Fact Sheet

EU Directives RoHS and WEEE: This is what Swiss firms needs to know

The EU directives RoHS II (2011/65/EU) and WEEE (2012/19/EU) of the European Commission restrict the usage of hazardous substances in electrical and eletronic equipment and manage their end of life of these devices to protect human health and the environment. Swiss companies need to adhere to these rules when doing business in the EU.

EU Directives RoHS/WEEE

RoHS II

The RoHS 2 Directive (2011/65/EU) lays down rules on the restriction of the use of hazardous substances in electrical and electronic equipment (EEE) with a view to contributing to the protection of human health and the environment, including the environmentally sound recovery and disposal of EEE waste.

Directive 2011/65/EU replaces the RoHS 1 Directive (2002/95/EC), which laid the foundation for restricting the use of hazardous substances in EEE. Directive 2011/65/EC has itself been amended and supplemented by subsequent directives. It is therefore necessary to refer to the latest consolidated version of the text available here, as well as to all subsequent amendments.   

On March 10, 2022, the European Commission launched a public consultation to enable all interested stakeholders to provide evidence and give views on the best options to improve the RoHS Directive. The consultation will end on June 2, 2022.   

Categories of EEE covered (Article 2 and Annex 1)

Directive 2011/65/EU covers, following a schedule of entry into force, the following categories of electrical and electronic equipment (EEE):

  • Large household appliances 
  • Small household appliances  
  • IT and telecommunications equipment 
  • Consumer equipment 
  • Lighting equipment 
  • Electrical and electronic tools 
  • Toys, leisure and sports equipment 
  • Medical devices 
  • Monitoring and control instruments including industrial monitoring and control instruments 
  • Automatic dispensers 
  • Other EEE not covered by any of the categories above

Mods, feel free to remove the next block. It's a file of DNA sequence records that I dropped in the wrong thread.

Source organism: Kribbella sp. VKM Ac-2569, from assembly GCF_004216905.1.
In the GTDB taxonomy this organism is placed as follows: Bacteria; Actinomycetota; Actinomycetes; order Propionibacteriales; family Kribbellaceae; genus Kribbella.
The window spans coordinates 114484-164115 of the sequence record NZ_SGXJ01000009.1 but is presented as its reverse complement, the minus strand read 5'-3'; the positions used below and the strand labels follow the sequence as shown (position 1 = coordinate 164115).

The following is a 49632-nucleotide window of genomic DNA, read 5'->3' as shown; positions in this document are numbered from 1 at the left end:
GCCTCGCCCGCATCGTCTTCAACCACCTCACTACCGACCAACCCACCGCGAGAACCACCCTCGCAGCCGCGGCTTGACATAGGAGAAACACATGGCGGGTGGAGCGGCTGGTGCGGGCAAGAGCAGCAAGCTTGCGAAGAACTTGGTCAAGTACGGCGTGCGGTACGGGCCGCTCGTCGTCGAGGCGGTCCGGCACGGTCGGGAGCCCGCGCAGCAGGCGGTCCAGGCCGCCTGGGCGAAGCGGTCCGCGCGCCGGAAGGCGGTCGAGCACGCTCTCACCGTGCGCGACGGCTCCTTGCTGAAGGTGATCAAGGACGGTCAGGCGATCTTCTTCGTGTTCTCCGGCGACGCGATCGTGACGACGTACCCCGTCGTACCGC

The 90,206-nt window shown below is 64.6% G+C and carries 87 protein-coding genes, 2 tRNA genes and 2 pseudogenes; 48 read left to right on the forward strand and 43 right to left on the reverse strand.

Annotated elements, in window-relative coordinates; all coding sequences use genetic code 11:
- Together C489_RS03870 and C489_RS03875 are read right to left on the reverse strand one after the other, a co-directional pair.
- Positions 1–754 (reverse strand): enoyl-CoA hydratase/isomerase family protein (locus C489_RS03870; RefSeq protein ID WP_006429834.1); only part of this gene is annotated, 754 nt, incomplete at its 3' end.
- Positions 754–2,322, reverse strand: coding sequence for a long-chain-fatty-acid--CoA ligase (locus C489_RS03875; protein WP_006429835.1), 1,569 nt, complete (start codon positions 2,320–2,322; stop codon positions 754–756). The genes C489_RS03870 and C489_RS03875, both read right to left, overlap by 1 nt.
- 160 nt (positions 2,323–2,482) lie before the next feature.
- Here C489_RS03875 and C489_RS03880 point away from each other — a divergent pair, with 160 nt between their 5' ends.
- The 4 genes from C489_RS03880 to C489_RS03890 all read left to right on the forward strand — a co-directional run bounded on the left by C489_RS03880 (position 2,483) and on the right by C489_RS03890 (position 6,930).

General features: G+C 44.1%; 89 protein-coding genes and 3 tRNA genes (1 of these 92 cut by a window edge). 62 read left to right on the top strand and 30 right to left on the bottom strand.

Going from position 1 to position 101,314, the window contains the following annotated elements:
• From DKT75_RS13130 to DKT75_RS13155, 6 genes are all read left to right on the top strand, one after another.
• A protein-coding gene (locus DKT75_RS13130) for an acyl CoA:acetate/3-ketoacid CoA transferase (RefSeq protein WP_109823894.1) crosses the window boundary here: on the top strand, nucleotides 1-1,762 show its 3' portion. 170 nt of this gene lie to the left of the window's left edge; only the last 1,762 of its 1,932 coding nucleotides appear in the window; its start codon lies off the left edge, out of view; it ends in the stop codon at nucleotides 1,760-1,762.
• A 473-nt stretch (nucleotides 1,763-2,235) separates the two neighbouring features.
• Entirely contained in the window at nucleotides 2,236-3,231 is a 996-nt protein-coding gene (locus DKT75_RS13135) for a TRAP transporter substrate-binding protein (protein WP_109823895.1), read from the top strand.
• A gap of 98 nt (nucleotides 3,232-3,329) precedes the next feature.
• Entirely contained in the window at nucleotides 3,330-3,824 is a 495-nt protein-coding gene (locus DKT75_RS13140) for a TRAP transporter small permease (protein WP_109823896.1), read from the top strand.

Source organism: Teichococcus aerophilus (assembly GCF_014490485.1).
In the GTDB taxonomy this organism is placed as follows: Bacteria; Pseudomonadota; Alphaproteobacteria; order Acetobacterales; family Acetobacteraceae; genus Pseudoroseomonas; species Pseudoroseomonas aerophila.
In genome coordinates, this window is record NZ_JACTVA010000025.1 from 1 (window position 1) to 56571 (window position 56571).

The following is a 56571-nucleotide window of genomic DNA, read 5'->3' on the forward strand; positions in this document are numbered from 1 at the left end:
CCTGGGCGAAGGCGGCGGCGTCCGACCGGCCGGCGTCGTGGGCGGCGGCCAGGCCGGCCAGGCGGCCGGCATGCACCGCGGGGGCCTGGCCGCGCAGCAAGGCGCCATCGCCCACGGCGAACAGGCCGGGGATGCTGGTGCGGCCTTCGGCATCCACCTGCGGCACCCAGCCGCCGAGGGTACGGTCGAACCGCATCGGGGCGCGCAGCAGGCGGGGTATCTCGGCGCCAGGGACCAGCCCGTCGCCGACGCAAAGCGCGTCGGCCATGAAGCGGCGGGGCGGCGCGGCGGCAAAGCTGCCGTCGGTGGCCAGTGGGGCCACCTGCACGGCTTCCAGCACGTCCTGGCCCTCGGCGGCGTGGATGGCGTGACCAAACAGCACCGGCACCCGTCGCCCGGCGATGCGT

Directive 2011/65/EU also applies to cables and spare parts (subject to certain exceptions described in Article 4, paragraphs 4 to 6 of the RoHS 2 directive).

The Directive does not apply to:

  • equipment which is necessary for the protection of the essential security interests of the Member States, including arms, munitions and war material intended for specifically military purposes;
  • equipment designed to be sent into space;
  • equipment which is specifically designed to be installed as part of another type of equipment that is excluded or does not fall within the scope of this Directive, which can fulfill its function only if it is part of that other equipment and which can be replaced only by the same specifically designed equipment;
  • large-scale stationary industrial tools;
  • large-scale fixed installations;
  • means of transport for persons or goods, excluding electric two-wheel vehicles which are not type-approved;
  • non-road mobile machinery made available exclusively for professional use;
  • active implantable medical devices;
  • photovoltaic panels intended to be used in a system that is designed, assembled and installed by professionals for permanent use at a defined location to produce energy from solar light for public, commercial, industrial and residential applications;
  • equipment specifically designed solely for the purposes of research and development and only made available on a business-to-business basis;
  • pipe organs!

WEEE